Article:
Multiple Virtual Storage, more commonly called MVS, was the most commonly used operating system on the System/370 and System/390 IBM mainframe computers. It was developed by IBM, but is unrelated to IBM's other mainframe operating systems, e.g., VSE, VM.

First released in 1974, MVS was extended by program products with new names multiple times, first to MVS/SE (System Extension), next to MVS/SP (System Product) Version 1, next to MVS/XA (eXtended Architecture), next to MVS/ESA (Enterprise Systems Architecture), next to OS/390 and finally to z/OS (when 64-bit support was added with the zSeries models). IBM added Unix support (originally called OPEN EDITION) in MVS/SP V4.3 and has obtained POSIX and Unix certifications at several different levels. MVS's core remains fundamentally the same operating system. By design, programs written for MVS run on z/OS without modification.

At first IBM described MVS as simply a new release of OS/VS2, but it was, in fact a major rewrite. OS/VS2 release 1 was an upgrade of OS/360 MVT that retained most of the original code and, like MVT, were mainly written in Assembler. The MVS core was almost entirely written in Assembler XF, although a few modules were written in PL/S, but not the performance-sensitive ones, in particular not the Input/Output Supervisor (IOS). IBM's use of "OS/VS2" emphasized upwards compatibility: application programs that ran under MVT did not even need recompiling to run under MVS. The same Job Control Language files could be used unchanged; utilities and other non-core facilities like TSO ran unchanged. IBM and users almost unanimously called the new system MVS from the start, and IBM continued to use the term MVS in the naming of later major versions such as MVS/XA.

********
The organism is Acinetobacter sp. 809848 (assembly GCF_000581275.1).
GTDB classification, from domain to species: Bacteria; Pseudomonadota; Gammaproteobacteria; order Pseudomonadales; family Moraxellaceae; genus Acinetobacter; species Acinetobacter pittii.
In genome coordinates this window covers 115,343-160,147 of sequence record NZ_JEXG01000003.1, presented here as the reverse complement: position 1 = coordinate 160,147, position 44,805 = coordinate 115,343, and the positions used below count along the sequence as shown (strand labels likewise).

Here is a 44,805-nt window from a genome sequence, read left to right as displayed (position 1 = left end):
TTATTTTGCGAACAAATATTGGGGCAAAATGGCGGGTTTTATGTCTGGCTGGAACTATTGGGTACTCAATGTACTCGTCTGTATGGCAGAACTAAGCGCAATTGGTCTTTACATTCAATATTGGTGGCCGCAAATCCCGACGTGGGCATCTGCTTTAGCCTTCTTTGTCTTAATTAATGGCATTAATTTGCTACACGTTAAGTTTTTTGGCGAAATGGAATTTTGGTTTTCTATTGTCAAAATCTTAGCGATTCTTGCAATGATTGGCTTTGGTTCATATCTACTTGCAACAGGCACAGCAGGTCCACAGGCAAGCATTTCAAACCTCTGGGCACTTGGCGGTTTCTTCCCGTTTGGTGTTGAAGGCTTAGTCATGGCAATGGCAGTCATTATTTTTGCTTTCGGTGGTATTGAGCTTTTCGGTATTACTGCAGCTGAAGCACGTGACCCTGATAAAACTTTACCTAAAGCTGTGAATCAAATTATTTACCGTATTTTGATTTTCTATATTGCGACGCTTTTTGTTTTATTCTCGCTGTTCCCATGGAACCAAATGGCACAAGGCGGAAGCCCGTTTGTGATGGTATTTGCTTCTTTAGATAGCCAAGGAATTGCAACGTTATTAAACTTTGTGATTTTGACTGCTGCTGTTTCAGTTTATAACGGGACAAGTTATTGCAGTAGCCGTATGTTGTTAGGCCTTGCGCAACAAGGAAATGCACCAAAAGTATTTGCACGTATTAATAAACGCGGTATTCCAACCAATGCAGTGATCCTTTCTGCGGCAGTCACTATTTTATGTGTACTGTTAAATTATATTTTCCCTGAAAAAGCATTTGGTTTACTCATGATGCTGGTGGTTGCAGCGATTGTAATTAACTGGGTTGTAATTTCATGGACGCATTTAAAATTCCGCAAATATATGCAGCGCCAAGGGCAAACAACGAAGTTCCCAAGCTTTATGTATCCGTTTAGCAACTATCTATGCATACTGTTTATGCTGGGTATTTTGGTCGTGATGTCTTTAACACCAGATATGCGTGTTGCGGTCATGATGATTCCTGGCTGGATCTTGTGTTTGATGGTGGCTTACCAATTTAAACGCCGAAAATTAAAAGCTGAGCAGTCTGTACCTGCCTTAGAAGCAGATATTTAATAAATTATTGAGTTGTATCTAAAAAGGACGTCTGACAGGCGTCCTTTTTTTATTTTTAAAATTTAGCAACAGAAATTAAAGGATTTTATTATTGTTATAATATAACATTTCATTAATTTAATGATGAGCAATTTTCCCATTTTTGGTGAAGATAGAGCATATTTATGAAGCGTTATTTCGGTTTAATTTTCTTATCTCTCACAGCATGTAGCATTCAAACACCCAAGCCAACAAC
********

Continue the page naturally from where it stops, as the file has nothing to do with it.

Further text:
Read more about MVS:  Evolution of MVS, MVS Filesystem, History and Modernity, MVS/370, MVS/XA, MVS/ESA, Closely Related Operating Systems

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